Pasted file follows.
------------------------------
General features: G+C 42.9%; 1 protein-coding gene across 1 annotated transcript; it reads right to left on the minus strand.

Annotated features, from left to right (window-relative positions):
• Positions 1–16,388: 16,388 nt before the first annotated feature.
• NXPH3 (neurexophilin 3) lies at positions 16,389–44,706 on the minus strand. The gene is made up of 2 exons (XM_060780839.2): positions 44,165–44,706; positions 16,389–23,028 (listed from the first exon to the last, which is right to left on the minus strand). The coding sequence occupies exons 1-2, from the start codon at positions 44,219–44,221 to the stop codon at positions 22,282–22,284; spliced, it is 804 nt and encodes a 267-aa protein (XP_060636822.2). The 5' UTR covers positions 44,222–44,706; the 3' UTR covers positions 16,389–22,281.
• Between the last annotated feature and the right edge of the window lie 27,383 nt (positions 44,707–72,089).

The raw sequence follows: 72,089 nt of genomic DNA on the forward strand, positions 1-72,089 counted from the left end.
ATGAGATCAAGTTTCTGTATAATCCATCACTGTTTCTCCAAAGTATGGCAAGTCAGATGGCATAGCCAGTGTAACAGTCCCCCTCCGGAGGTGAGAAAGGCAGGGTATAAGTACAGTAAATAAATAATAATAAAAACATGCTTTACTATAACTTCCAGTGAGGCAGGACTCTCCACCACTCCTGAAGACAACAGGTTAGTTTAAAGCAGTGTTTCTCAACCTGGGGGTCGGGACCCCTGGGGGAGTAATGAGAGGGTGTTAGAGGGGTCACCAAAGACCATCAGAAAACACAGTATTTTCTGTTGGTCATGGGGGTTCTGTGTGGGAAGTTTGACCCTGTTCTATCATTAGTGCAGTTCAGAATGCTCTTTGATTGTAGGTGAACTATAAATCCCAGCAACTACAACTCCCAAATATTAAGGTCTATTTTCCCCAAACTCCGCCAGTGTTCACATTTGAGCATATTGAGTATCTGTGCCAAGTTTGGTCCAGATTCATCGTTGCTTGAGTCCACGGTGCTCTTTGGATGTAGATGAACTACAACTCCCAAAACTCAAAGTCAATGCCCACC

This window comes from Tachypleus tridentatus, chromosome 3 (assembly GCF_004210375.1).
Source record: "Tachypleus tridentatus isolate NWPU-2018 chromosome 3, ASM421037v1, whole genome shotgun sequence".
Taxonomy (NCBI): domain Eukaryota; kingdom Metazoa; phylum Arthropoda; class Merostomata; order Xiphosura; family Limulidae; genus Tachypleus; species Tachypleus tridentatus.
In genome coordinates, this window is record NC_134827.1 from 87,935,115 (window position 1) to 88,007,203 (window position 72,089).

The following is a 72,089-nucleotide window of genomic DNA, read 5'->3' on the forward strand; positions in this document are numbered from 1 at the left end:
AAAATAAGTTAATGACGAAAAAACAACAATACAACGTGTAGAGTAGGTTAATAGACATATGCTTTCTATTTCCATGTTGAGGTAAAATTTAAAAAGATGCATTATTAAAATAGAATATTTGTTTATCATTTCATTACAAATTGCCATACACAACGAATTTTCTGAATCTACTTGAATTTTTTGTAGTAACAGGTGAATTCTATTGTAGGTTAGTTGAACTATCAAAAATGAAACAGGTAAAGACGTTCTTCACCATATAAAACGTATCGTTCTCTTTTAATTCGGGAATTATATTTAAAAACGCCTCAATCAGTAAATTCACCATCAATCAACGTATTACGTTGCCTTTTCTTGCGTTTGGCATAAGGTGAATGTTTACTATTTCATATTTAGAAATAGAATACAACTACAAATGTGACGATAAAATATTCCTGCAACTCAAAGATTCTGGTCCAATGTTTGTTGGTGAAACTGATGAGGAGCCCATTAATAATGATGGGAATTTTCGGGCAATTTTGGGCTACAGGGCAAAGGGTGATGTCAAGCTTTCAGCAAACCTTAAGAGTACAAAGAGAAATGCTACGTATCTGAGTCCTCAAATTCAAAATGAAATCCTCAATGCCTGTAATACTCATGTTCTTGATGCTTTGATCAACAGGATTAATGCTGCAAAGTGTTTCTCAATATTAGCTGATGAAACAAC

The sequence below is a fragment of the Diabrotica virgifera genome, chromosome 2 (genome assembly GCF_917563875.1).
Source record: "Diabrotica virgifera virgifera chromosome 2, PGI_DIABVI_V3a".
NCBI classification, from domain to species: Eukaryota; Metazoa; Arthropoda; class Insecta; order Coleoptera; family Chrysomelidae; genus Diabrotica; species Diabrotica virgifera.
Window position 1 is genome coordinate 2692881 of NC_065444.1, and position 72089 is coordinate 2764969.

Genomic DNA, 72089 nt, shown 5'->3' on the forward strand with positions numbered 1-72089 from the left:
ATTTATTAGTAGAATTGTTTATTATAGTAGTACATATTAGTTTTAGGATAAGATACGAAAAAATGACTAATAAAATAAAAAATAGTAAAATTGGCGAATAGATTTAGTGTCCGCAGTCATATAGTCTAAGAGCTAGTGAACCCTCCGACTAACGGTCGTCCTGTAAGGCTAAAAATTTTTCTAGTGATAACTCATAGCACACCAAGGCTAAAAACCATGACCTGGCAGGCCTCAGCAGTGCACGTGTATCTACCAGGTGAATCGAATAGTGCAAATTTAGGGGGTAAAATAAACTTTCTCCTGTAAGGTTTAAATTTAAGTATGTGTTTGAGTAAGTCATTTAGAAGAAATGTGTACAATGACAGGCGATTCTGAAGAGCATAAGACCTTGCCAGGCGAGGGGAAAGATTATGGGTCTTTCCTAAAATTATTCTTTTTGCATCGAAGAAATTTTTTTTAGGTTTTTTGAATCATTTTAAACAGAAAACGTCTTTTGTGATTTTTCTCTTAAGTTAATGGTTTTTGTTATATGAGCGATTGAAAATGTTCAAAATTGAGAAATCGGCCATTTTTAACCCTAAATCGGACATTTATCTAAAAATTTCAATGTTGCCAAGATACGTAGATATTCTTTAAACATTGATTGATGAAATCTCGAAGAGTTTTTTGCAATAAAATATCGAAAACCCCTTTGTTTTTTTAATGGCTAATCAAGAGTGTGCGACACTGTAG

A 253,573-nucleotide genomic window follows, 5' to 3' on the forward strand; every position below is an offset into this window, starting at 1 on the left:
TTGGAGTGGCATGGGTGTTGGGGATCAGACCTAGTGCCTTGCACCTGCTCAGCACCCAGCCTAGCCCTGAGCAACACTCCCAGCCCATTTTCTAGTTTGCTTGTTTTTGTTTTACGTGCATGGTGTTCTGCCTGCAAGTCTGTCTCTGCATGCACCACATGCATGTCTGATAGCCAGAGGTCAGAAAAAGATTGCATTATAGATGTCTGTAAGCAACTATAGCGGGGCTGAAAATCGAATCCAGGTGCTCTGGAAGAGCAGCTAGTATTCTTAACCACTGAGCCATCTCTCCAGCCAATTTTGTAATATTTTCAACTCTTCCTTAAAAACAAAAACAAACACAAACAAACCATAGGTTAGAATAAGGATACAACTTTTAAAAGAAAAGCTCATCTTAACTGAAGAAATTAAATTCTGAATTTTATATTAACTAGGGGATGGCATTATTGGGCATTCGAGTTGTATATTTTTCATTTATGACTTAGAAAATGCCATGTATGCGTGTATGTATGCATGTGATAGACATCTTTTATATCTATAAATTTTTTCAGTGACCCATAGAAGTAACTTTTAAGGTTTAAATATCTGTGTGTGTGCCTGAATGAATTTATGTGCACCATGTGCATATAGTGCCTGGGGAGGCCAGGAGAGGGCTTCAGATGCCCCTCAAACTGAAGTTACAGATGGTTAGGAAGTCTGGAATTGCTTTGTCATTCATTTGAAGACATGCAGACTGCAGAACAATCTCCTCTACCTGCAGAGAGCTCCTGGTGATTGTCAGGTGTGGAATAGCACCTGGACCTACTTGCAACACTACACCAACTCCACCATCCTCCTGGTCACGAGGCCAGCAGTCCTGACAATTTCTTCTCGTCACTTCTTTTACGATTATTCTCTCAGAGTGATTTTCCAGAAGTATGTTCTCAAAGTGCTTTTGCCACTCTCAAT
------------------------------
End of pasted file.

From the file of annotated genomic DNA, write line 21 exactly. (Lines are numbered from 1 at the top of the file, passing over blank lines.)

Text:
TTGGAGTGGCATGGGTGTTGGGGATCAGACCTAGTGCCTTGCACCTGCTCAGCACCCAGCCTAGCCCTGAGCAACACTCCCAGCCCATTTTCTAGTTTGCTTGTTTTTGTTTTACGTGCATGGTGTTCTGCCTGCAAGTCTGTCTCTGCATGCACCACATGCATGTCTGATAGCCAGAGGTCAGAAAAAGATTGCATTATAGATGTCTGTAAGCAACTATAGCGGGGCTGAAAATCGAATCCAGGTGCTCTGGAAGAGCAGCTAGTATTCTTAACCACTGAGCCATCTCTCCAGCCAATTTTGTAATATTTTCAACTCTTCCTTAAAAACAAAAACAAACACAAACAAACCATAGGTTAGAATAAGGATACAACTTTTAAAAGAAAAGCTCATCTTAACTGAAGAAATTAAATTCTGAATTTTATATTAACTAGGGGATGGCATTATTGGGCATTCGAGTTGTATATTTTTCATTTATGACTTAGAAAATGCCATGTATGCGTGTATGTATGCATGTGATAGACATCTTTTATATCTATAAATTTTTTCAGTGACCCATAGAAGTAACTTTTAAGGTTTAAATATCTGTGTGTGTGCCTGAATGAATTTATGTGCACCATGTGCATATAGTGCCTGGGGAGGCCAGGAGAGGGCTTCAGATGCCCCTCAAACTGAAGTTACAGATGGTTAGGAAGTCTGGAATTGCTTTGTCATTCATTTGAAGACATGCAGACTGCAGAACAATCTCCTCTACCTGCAGAGAGCTCCTGGTGATTGTCAGGTGTGGAATAGCACCTGGACCTACTTGCAACACTACACCAACTCCACCATCCTCCTGGTCACGAGGCCAGCAGTCCTGACAATTTCTTCTCGTCACTTCTTTTACGATTATTCTCTCAGAGTGATTTTCCAGAAGTATGTTCTCAAAGTGCTTTTGCCACTCTCAAT